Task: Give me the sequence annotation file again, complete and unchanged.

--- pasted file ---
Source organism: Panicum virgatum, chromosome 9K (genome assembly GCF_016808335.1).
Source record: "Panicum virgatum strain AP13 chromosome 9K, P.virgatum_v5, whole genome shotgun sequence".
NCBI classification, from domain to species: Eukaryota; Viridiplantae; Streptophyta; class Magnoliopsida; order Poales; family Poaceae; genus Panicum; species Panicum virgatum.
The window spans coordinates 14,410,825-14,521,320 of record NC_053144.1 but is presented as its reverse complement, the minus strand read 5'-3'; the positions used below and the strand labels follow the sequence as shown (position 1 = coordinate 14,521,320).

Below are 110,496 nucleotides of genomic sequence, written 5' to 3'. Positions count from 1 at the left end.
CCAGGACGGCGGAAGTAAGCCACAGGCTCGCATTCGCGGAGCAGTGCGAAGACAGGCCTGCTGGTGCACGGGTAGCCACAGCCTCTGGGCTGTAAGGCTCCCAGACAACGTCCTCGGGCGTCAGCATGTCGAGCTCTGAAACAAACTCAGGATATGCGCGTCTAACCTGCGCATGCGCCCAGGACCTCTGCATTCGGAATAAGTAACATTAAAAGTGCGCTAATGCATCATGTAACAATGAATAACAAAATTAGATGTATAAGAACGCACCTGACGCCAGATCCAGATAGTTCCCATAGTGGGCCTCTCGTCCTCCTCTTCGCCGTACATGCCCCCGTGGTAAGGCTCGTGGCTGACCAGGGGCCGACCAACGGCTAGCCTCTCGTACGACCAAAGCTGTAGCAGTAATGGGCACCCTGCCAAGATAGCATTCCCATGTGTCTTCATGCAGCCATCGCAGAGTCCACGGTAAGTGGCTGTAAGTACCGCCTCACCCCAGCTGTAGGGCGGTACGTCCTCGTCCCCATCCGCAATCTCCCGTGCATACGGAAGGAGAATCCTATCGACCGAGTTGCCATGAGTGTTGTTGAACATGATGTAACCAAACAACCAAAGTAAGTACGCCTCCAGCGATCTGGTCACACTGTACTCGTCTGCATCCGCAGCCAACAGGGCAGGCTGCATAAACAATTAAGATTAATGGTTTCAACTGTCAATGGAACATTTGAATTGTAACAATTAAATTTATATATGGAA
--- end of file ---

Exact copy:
Source organism: Panicum virgatum, chromosome 9K (genome assembly GCF_016808335.1).
Source record: "Panicum virgatum strain AP13 chromosome 9K, P.virgatum_v5, whole genome shotgun sequence".
NCBI classification, from domain to species: Eukaryota; Viridiplantae; Streptophyta; class Magnoliopsida; order Poales; family Poaceae; genus Panicum; species Panicum virgatum.
The window spans coordinates 14,410,825-14,521,320 of record NC_053144.1 but is presented as its reverse complement, the minus strand read 5'-3'; the positions used below and the strand labels follow the sequence as shown (position 1 = coordinate 14,521,320).

Below are 110,496 nucleotides of genomic sequence, written 5' to 3'. Positions count from 1 at the left end.
CCAGGACGGCGGAAGTAAGCCACAGGCTCGCATTCGCGGAGCAGTGCGAAGACAGGCCTGCTGGTGCACGGGTAGCCACAGCCTCTGGGCTGTAAGGCTCCCAGACAACGTCCTCGGGCGTCAGCATGTCGAGCTCTGAAACAAACTCAGGATATGCGCGTCTAACCTGCGCATGCGCCCAGGACCTCTGCATTCGGAATAAGTAACATTAAAAGTGCGCTAATGCATCATGTAACAATGAATAACAAAATTAGATGTATAAGAACGCACCTGACGCCAGATCCAGATAGTTCCCATAGTGGGCCTCTCGTCCTCCTCTTCGCCGTACATGCCCCCGTGGTAAGGCTCGTGGCTGACCAGGGGCCGACCAACGGCTAGCCTCTCGTACGACCAAAGCTGTAGCAGTAATGGGCACCCTGCCAAGATAGCATTCCCATGTGTCTTCATGCAGCCATCGCAGAGTCCACGGTAAGTGGCTGTAAGTACCGCCTCACCCCAGCTGTAGGGCGGTACGTCCTCGTCCCCATCCGCAATCTCCCGTGCATACGGAAGGAGAATCCTATCGACCGAGTTGCCATGAGTGTTGTTGAACATGATGTAACCAAACAACCAAAGTAAGTACGCCTCCAGCGATCTGGTCACACTGTACTCGTCTGCATCCGCAGCCAACAGGGCAGGCTGCATAAACAATTAAGATTAATGGTTTCAACTGTCAATGGAACATTTGAATTGTAACAATTAAATTTATATATGGAA